|Procedure: Monitoring Foetal Heart Rate|
The relation between foetal well-being and foetal heart
rate has been investigated in numerous studies and it now seems clear
that foetal distress may express itself in abnormalities of the heart
rate (e.g. bradycardia , <120 beats/min; tachycardia ,
>160/min; reduced variability or decelerations).
There are two main methods of monitoring the foetal heart heart rate:
- Intermittent auscultation . Here foetal heart rate is monitored
with either the classic, monaural stethoscope (foetal stethoscope=foetoscope),
or by a simple handheld apparatus. The auscultation is usually performed once every
15-30 minutes during the , and following every contraction during the .
- Electronic foetal heart monitoring . Electronic
monitoring is generally reserved for high-risk pregnancies, for babies
whose presentation or position obscure their heartbeat from a stethoscope,
or for babies whose heartbeat sounds abnormal through the stethoscope.
The 2 main methods for continuous foetal heart monitoring are a)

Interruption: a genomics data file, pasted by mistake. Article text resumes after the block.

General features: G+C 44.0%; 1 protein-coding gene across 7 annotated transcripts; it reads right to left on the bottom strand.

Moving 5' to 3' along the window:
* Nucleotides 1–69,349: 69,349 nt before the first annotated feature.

Externally via an
device attached to the mother's abdomen or b)
Internally by inserting an electrode through the mother's vagina and
attaching it to the foetus' scalp. The latter approach is reserved only
for the most high-risk pregnancies where very specific information is
needed and the .
Many doctors use one or another of these techniques for all deliveries
because 30 to 50 % of babies who develop problems or die during delivery
do so without warning. The major risk of this technique is that it seems
it provokes a higher rate of . Also the method seems to produce a high rate of false
positive signals, and a concomitant high number of thus, unnecessary
See also .
The information in this page is presented in summarised form and has been taken
from the following source(s):
Care in Normal Birth: A Practical Guide. Report of a Technical Working Group,
World Health Organisation, Department of Reproductive Health and Research, 1999.
Bayfront's Health Adventure, A Woman's Way to Health: http://www.bayfront.org/
(def;articles & more)